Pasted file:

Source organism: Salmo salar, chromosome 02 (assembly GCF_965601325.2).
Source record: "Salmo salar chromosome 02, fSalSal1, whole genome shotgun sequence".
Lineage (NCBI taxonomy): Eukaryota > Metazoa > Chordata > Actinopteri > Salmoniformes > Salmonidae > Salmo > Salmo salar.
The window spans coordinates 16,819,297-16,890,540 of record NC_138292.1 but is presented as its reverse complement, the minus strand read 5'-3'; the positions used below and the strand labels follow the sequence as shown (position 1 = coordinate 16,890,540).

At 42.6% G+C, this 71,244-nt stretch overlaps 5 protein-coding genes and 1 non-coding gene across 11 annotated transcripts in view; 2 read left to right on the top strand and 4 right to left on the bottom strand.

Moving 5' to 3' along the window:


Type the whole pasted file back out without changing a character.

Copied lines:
Source organism: Salmo salar, chromosome 02 (assembly GCF_965601325.2).
Source record: "Salmo salar chromosome 02, fSalSal1, whole genome shotgun sequence".
Lineage (NCBI taxonomy): Eukaryota > Metazoa > Chordata > Actinopteri > Salmoniformes > Salmonidae > Salmo > Salmo salar.
The window spans coordinates 16,819,297-16,890,540 of record NC_138292.1 but is presented as its reverse complement, the minus strand read 5'-3'; the positions used below and the strand labels follow the sequence as shown (position 1 = coordinate 16,890,540).

At 42.6% G+C, this 71,244-nt stretch overlaps 5 protein-coding genes and 1 non-coding gene across 11 annotated transcripts in view; 2 read left to right on the top strand and 4 right to left on the bottom strand.

Moving 5' to 3' along the window: